Set up in 2017 in response to the need for disruption in the asset finance sector, Simply now employs over 85 people and has funded more than 2000 customers. Backed by the investor Cabot Square Capital, it helps businesses across a variety of sectors – manufacturing, construction, transport and waste – to purchase equipment, free up working capital and invest in growth.

Mike Randall, CEO of Simply, said: “In the two years since Simply was founded, we’re proud to have achieved a huge amount – the most important part of which is supporting thousands of bright and ambitious businesses.  We want to empower small and medium-sized organisations to realise their potential and this warehouse facility from Citi is crucial in terms of providing us with the means to do so into the future. We look forward to working with one of the largest global financial institutions over the coming years.”

Richard McDougall, Partner at Cabot Square Capital, said: “Simply continues to go from strength to strength and the fact that it is able to secure funding from an institution such as Citi shows that it is a serious player in the asset finance arena.  We are delighted for the team – particularly as Simply is making great strides in forcing the market to sit up and think differently.”

Chinese and Indian ethnic group workers have higher average earnings than their white British counterparts, the first official figures on the issue show.

But the data on the ethnicity pay gap, showed all other ethnic groups have lower wages than white British workers.

The Office for National Statistics said employees in the Bangladeshi ethnic group have the largest pay gap, earning 20% less than white British employees.

On average, ethnic minorities earn 3.8% less than white ethnic groups.

The categories are the official ones used by ONS.

In 2018, employees from the Chinese ethnic group earned 30.9% more than white British employees.

Hugh Stickland, senior ONS analyst, said: “Overall, employees from certain ethnic groups such as Indian and Chinese, have higher average earnings than their white British counterparts.

“However, all other ethnic groups have average wages lower than for white British employees, with employees from the Bangladeshi ethnic group having the largest pay gap.

“However, once characteristics such as education and occupation are taken into account, the pay gap between white British and most other ethnic groups becomes narrower, though significant differences still remain.”

The data – based on median gross hourly earnings between 2012 and 2018 – shows that the Chinese ethnicity group is the highest paid, receiving £15.75 an hour in 2018.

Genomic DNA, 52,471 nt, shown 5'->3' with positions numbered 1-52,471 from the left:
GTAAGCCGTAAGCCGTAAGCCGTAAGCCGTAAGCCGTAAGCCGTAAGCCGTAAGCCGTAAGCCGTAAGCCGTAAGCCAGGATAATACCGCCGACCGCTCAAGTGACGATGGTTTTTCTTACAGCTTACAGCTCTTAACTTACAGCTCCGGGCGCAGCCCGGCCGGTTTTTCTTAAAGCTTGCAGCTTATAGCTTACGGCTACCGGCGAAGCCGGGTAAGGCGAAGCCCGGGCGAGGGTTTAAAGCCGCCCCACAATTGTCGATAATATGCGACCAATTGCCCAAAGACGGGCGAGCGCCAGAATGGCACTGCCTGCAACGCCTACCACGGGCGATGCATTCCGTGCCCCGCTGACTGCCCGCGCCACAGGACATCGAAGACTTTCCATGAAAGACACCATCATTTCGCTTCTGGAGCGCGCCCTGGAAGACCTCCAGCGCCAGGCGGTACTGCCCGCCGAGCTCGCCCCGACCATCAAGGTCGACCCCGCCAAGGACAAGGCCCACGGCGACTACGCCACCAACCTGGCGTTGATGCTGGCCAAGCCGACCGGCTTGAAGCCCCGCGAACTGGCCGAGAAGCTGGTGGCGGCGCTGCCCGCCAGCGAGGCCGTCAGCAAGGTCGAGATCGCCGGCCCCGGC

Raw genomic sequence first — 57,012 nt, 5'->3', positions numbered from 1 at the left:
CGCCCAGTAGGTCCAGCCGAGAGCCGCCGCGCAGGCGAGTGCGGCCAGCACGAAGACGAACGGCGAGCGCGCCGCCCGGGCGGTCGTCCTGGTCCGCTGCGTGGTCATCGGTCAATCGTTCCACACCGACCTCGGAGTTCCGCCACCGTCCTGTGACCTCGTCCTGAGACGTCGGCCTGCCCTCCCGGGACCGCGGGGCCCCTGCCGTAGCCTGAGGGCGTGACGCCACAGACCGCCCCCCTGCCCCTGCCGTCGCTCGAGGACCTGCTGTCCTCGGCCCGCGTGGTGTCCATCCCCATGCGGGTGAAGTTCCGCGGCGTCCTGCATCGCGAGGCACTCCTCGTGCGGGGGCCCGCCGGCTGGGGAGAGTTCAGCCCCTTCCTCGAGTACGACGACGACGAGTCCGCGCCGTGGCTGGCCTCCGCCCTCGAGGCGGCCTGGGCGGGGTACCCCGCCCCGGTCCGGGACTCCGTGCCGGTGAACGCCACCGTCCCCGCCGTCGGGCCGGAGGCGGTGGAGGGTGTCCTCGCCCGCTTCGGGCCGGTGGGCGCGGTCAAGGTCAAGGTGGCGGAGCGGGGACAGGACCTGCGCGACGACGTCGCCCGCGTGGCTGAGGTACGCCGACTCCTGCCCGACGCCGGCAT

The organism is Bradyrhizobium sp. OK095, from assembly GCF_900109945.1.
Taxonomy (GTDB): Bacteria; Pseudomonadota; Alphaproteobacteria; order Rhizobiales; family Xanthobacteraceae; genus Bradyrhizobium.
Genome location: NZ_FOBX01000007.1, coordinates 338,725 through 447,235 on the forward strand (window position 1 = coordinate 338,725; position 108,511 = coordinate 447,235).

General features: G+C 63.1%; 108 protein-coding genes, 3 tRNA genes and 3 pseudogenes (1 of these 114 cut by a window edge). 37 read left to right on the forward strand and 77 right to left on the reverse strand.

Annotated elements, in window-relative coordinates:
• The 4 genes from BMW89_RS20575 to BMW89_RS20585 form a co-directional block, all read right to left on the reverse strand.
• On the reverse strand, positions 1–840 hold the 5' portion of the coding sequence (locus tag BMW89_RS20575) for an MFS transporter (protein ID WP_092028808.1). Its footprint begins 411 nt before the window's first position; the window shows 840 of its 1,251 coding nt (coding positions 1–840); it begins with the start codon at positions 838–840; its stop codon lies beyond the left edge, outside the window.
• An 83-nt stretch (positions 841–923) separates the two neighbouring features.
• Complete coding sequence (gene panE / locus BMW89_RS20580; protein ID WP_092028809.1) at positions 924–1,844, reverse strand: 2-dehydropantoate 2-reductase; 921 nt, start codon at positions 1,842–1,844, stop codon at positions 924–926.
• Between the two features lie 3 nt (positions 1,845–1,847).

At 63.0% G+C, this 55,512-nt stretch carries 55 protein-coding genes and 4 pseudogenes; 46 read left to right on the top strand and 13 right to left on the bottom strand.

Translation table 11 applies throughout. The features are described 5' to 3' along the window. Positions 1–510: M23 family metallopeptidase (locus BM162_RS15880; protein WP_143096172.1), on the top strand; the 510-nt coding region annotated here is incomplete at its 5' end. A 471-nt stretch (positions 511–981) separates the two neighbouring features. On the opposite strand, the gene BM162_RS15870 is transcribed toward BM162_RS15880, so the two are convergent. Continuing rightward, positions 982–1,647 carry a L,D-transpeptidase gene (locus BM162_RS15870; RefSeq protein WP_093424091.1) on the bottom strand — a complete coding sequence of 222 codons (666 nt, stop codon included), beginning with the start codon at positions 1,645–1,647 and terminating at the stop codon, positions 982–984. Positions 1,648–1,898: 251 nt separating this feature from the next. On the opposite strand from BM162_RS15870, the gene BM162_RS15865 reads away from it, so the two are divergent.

That group is followed by the Indian ethic group – which earns £13.47 an hour – and mixed/multiple ethnicity group, with a £12.33 hourly pay rate.

The median pay of the white British group was £12.03. The Bangladeshi group had the lowest median hourly pay of £9.60 with the second-lowest paid group being of Pakistani origin at £10 an hour.

“The harsh reality is that even today race still plays a real role in determining pay,” said Frances O’Grady, general secretary of the TUC.

“Ministers must take bold action to confront inequality and racism in the labour market. The obvious first step is to introduce mandatory ethnicity pay gap reporting without delay,” she said.

 

Discount supermarket chain Lidl has announced they are to open 12 new stores creating 500 jobs in Scotland where there is already 98 stores.

By November the supermarket hopes to have a new regional distribution centre at Eurocentral, North Lanarkshire.

Ross Millar, Lidl’s regional director for Scotland said, “Since opening our very first store in Scotland 25 years ago, we’ve opened our doors to towns and cities across the country, employing more than 2,200 people.

“We’re incredibly excited by our ambitious growth plans, and in particular the opening of our 100th store next year, which reinforces our commitment to creating new jobs and providing communities with quality produce at prices that are affordable for everyone.”

Original article here.

New research into the ambitions of Britain’s smallest firms has uncovered a perennially optimistic community of entrepreneurs, undeterred by the current political upheaval.

The Small Business Barometer, a biennial snapshot undertaken by small business support network Enterprise Nation, found growth expectations were impressive, and only slightly lower than the last poll in 2017.

The research, which surveys 500+ small company founders and self-employed individuals, found 72 per cent still said they expected their business to grow, compared to 77 per cent in 2017.

But there was an acceptance that working for yourself can be a lonely game. An interesting 50 per cent admitted to feeling lonely some of the time and another third (29 per cent) said they felt lonely often.

When you drill down into the detail, loneliness was at broadly the same level for those that worked full-time from home (46 per cent) and those that mixed it up with working in co-working spaces (47 per cent), or had their own office (52 per cent).